Horizontal convective rolls (HCRs) that develop in sea breezes greatly influence local weather in coastal areas. In this study, the authors present a realistic simulation of sea-breeze HCRs over an urban-scale area at a resolution of a few meters. An advanced Down-Scaling Simulation System (DS3) is built to derive the analyzed data using a nonhydrostatic model and data assimilation scheme that drive a building-resolving computational fluid dynamics (CFD) model. The mesoscale-analyzed data well capture the inland penetration of the sea breeze in northeastern Japan. The CFD model reproduces the HCRs over Sendai Airport in terms of their coastal initiation, inland growth, streamwise orientation, specific locations, roll wavelength, secondary flows, and regional differences due to complex surfaces. The simulated HCRs agree fairly well with those observed by dual-Doppler lidar and heliborne sensors. Both the simulation and observation analyses suggest that roll updrafts typically originate in the narrow bands of low-speed streaks and warm air near the ground. The HCRs are primarily driven and sustained by a combination of wind shear and buoyancy forces within the slightly unstable sea-breeze layer. In contrast, the experiment without data assimilation exhibits a higher deficiency in the reproduction of roll characteristics. The findings highlight that CFD modeling, given reliable mesoscale weather and surface conditions, aids in high-precision forecasting of HCRs at unprecedented high resolutions, which may help determine the roll structure, dynamics, and impacts on local weather.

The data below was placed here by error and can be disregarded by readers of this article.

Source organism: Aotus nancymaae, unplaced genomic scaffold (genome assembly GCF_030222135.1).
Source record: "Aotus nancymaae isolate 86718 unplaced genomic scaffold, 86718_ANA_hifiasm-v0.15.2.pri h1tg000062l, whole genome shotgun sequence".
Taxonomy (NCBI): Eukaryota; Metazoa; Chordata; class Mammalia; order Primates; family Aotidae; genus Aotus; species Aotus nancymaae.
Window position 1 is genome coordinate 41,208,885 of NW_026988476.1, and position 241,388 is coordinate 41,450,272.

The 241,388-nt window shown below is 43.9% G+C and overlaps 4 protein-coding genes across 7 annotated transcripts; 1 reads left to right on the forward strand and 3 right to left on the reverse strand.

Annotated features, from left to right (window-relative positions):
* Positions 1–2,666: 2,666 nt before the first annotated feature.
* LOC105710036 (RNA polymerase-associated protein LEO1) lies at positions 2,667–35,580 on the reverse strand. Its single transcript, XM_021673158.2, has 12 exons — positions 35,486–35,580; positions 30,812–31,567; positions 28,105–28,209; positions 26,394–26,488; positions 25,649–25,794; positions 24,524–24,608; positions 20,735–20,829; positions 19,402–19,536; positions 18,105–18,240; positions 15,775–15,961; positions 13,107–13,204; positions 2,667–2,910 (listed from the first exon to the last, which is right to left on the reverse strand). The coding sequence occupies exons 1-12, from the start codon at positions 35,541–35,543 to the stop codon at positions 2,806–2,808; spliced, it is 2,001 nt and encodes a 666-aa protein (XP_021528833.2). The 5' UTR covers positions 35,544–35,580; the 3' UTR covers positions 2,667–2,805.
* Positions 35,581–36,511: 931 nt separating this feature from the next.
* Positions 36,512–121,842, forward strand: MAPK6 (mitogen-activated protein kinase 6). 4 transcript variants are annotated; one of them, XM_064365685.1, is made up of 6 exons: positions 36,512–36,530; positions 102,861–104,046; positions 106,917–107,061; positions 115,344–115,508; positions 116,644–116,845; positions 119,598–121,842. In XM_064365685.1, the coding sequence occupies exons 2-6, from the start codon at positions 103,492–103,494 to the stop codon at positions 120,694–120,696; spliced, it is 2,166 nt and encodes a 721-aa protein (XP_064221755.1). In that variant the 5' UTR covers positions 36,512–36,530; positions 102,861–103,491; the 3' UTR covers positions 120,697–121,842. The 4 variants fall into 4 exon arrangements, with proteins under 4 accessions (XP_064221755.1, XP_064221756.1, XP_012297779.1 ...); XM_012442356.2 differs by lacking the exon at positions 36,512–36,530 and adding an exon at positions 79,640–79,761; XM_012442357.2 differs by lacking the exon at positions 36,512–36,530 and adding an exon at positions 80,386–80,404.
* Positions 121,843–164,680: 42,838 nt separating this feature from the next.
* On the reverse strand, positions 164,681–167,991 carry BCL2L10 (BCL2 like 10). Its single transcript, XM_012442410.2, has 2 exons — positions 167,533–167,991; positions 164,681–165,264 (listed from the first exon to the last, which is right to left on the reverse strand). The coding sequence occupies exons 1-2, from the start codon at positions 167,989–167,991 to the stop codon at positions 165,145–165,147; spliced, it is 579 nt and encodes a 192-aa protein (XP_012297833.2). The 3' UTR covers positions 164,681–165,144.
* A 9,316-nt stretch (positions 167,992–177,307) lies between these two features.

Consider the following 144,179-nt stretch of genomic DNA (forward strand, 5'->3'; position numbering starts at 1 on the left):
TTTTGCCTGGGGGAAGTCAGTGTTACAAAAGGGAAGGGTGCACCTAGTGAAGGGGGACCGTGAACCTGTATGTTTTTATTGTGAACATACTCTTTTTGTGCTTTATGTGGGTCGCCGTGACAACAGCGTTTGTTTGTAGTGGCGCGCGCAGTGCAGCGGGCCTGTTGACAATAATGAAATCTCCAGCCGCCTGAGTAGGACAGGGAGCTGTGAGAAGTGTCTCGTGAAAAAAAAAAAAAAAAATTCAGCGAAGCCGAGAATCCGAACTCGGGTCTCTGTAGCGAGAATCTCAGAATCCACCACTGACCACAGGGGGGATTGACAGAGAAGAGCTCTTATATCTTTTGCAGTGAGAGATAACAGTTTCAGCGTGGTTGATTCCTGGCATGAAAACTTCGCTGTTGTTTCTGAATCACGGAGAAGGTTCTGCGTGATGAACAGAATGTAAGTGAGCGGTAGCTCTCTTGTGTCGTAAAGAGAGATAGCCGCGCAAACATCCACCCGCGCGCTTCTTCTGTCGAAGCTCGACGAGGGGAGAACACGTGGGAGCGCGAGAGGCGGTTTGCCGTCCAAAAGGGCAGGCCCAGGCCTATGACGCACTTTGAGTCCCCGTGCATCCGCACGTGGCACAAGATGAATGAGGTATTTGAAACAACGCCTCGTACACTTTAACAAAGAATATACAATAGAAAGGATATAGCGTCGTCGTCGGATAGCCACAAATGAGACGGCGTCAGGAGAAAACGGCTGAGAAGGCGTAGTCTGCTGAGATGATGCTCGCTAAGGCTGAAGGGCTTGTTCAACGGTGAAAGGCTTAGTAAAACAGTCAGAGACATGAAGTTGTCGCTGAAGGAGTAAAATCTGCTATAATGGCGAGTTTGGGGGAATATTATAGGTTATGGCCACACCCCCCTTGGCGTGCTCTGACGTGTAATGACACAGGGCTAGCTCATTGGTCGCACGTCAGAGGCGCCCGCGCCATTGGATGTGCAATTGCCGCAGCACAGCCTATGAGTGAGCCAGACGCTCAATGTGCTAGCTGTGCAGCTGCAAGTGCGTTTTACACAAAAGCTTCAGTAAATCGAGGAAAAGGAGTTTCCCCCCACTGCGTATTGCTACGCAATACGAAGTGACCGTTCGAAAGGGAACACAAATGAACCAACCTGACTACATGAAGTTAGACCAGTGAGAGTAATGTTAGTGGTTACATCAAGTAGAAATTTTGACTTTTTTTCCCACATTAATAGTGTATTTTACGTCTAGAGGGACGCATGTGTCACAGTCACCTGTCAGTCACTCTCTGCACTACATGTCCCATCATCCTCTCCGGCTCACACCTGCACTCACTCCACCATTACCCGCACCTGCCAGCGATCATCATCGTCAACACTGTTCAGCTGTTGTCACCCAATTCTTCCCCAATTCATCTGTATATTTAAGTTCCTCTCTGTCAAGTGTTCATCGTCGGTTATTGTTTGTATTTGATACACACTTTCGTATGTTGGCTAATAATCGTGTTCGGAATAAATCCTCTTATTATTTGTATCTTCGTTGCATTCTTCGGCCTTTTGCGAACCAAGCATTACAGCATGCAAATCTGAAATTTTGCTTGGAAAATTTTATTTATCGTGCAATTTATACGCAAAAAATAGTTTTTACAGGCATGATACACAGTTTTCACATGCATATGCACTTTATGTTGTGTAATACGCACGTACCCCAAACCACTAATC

ASJC Scopus subject areas